The European Space Agency ESA has approved the construction of Comet Interceptor mission and its launch to space.
Comet Interceptor, including a main spacecraft and two smaller probes, is equipped with a hyperspectral camera based on VTT’s technology. This technology will provide information about how the Solar System was formed and how it has developed over time.
The probe will target an unseen comet that is on its first approach closer to Sun. These comets originate from the outskirts of our Solar System and have retained almost unaltered since our Solar System formation. The mission can also target an interstellar object from outside our own Solar System if suitable one would be found. The aim is to gain understanding about the birth and evolution of our Solar System and other planetary systems.
Hyperspectral technology provides information about the composition of the comet
VTT and the University of Helsinki, together with the University of Oxford, have developed technology and equipment for collecting information about the comet, with funding from Business Finland, ESA and UK Space Agency. The probe carries equipment – Modular InfraRed Molecules and Ices Sensor (MIRMIS) – that includes hyperspectral camera developed by VTT.
“Hyperspectral remote sensing is used to obtain the optical spectrum of the object at high spatial resolution, providing valuable information about the composition variations within the comet’s nucleus and coma. If we know the composition, we gain understanding about the comet’s birth mechanisms. When it comes to their composition, the ancient comets from outer Solar System represent the situation that prevailed when our Solar System was in the making. VTT’s hyperspectral (camera) technology, as part of the MIRMIS equipment, is a compact instrument, yet reaching a comprehensive measurement capability”, says Antti Näsilä, Research Team Leader at VTT.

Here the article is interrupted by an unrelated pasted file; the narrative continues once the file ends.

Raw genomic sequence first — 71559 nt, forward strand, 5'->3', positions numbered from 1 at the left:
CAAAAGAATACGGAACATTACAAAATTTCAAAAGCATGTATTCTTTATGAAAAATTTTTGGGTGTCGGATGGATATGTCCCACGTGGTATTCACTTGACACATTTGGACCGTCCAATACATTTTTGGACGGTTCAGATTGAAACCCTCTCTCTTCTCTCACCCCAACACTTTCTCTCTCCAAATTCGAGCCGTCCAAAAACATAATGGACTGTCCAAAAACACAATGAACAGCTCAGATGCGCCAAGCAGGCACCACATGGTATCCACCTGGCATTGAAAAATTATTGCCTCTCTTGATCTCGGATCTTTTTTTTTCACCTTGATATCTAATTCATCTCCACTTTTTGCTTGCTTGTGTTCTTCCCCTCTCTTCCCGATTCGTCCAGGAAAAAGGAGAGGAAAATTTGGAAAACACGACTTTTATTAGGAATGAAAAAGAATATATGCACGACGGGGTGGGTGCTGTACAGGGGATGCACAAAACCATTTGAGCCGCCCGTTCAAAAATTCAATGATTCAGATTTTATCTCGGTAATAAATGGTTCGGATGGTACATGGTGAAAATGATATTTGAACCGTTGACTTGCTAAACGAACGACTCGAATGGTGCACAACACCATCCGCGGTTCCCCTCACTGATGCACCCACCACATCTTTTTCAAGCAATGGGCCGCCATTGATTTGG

University of Helsinki oversees the scientific observation plan for the MIRMIS payload and develops tools to process and interpret the recorded data.
“Comet Interceptor is revolutionary mission which will study pristine object from periphery of our Solar System and address open questions on formation of solid matter around stars,” says researcher Tomas Kohout from the University of Helsinki.
Launch to space in 2029
The Comet Interceptor will be launched to space in 2029, together with ESA’s Ariel exoplanet mission. It will travel to a distance of 1.5 million kilometres from the Earth and stay there waiting for a suitable target.
Today, new comets can be detected from the Earth about a year before their approach to Sun. This is too short notice to plan and execute a space mission, but enough for a probe waiting in the space to intercept comet’s path. When a suitable target arrives, the probe will perform a flyby. With the help of main spacecraft and two smaller probes it is possible to surround the comet in order to observe it from different angles. The on-board instruments will provide a unique information on the shape, size, composition, and rotation speed of the comet and its surrounding coma. With this information, a 3D scientific model of the comet can be obtained.
The mission will enhance Europe’s position in cometary research
Comet Interceptor will continue the ground-breaking work of ESA’s previous Giotto and Rosetta missions in cometary research. The previous missions investigated comets that had travelled close to the Sun multiple times and been exposed for long time to conditions in the inner Solar System. Now the aim is to study a pristine comet on its first approach closer to Sun.
“Europe has a strong position in cometary research, and the new mission will enhance this and take European investigations to a new level”, says researcher Antti Penttilä from the University of Helsinki.
The concept study of the probe is now finished, and the mission will continue to the next stage, selecting the prime contractor and then starting the manufacturing of the spacecraft.